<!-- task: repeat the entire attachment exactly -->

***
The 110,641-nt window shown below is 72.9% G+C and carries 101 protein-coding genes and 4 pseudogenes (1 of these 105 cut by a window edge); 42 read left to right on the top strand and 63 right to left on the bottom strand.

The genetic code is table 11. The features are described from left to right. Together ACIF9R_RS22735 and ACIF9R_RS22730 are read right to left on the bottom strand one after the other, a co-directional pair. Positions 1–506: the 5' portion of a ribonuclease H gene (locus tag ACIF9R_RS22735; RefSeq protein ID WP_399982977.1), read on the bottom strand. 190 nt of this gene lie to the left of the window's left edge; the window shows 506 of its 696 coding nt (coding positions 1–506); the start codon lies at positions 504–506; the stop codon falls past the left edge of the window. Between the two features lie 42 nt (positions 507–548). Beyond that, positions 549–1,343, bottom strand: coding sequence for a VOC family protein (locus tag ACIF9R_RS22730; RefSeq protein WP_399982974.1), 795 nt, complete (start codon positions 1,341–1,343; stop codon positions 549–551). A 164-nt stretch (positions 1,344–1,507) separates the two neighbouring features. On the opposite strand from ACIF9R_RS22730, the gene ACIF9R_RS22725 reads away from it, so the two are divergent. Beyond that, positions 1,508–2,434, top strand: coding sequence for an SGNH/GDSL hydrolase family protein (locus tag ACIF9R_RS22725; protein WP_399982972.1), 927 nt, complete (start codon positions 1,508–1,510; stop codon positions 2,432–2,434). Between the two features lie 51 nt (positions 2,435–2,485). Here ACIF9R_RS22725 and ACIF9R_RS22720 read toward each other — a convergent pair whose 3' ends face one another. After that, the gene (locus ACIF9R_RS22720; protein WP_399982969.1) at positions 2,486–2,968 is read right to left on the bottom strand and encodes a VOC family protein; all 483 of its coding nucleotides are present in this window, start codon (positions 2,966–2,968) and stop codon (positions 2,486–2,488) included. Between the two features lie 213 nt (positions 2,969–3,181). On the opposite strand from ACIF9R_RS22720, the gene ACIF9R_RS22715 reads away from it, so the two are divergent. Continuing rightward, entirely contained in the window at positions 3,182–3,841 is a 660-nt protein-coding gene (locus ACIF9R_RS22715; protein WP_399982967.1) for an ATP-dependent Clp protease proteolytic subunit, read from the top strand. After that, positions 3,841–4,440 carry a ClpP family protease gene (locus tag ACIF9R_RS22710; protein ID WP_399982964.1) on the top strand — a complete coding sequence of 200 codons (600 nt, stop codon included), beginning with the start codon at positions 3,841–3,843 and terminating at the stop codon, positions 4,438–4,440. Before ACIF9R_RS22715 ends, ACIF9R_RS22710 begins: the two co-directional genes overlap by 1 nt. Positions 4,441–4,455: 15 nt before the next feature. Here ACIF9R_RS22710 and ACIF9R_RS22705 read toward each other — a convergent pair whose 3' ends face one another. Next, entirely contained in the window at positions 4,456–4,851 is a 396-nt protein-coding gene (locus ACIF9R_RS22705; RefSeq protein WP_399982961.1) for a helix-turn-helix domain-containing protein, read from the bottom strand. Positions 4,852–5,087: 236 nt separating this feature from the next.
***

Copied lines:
The 110,641-nt window shown below is 72.9% G+C and carries 101 protein-coding genes and 4 pseudogenes (1 of these 105 cut by a window edge); 42 read left to right on the top strand and 63 right to left on the bottom strand.

The genetic code is table 11. The features are described from left to right. Together ACIF9R_RS22735 and ACIF9R_RS22730 are read right to left on the bottom strand one after the other, a co-directional pair. Positions 1–506: the 5' portion of a ribonuclease H gene (locus tag ACIF9R_RS22735; RefSeq protein ID WP_399982977.1), read on the bottom strand. 190 nt of this gene lie to the left of the window's left edge; the window shows 506 of its 696 coding nt (coding positions 1–506); the start codon lies at positions 504–506; the stop codon falls past the left edge of the window. Between the two features lie 42 nt (positions 507–548). Beyond that, positions 549–1,343, bottom strand: coding sequence for a VOC family protein (locus tag ACIF9R_RS22730; RefSeq protein WP_399982974.1), 795 nt, complete (start codon positions 1,341–1,343; stop codon positions 549–551). A 164-nt stretch (positions 1,344–1,507) separates the two neighbouring features. On the opposite strand from ACIF9R_RS22730, the gene ACIF9R_RS22725 reads away from it, so the two are divergent. Beyond that, positions 1,508–2,434, top strand: coding sequence for an SGNH/GDSL hydrolase family protein (locus tag ACIF9R_RS22725; protein WP_399982972.1), 927 nt, complete (start codon positions 1,508–1,510; stop codon positions 2,432–2,434). Between the two features lie 51 nt (positions 2,435–2,485). Here ACIF9R_RS22725 and ACIF9R_RS22720 read toward each other — a convergent pair whose 3' ends face one another. After that, the gene (locus ACIF9R_RS22720; protein WP_399982969.1) at positions 2,486–2,968 is read right to left on the bottom strand and encodes a VOC family protein; all 483 of its coding nucleotides are present in this window, start codon (positions 2,966–2,968) and stop codon (positions 2,486–2,488) included. Between the two features lie 213 nt (positions 2,969–3,181). On the opposite strand from ACIF9R_RS22720, the gene ACIF9R_RS22715 reads away from it, so the two are divergent. Continuing rightward, entirely contained in the window at positions 3,182–3,841 is a 660-nt protein-coding gene (locus ACIF9R_RS22715; protein WP_399982967.1) for an ATP-dependent Clp protease proteolytic subunit, read from the top strand. After that, positions 3,841–4,440 carry a ClpP family protease gene (locus tag ACIF9R_RS22710; protein ID WP_399982964.1) on the top strand — a complete coding sequence of 200 codons (600 nt, stop codon included), beginning with the start codon at positions 3,841–3,843 and terminating at the stop codon, positions 4,438–4,440. Before ACIF9R_RS22715 ends, ACIF9R_RS22710 begins: the two co-directional genes overlap by 1 nt. Positions 4,441–4,455: 15 nt before the next feature. Here ACIF9R_RS22710 and ACIF9R_RS22705 read toward each other — a convergent pair whose 3' ends face one another. Next, entirely contained in the window at positions 4,456–4,851 is a 396-nt protein-coding gene (locus ACIF9R_RS22705; RefSeq protein WP_399982961.1) for a helix-turn-helix domain-containing protein, read from the bottom strand. Positions 4,852–5,087: 236 nt separating this feature from the next.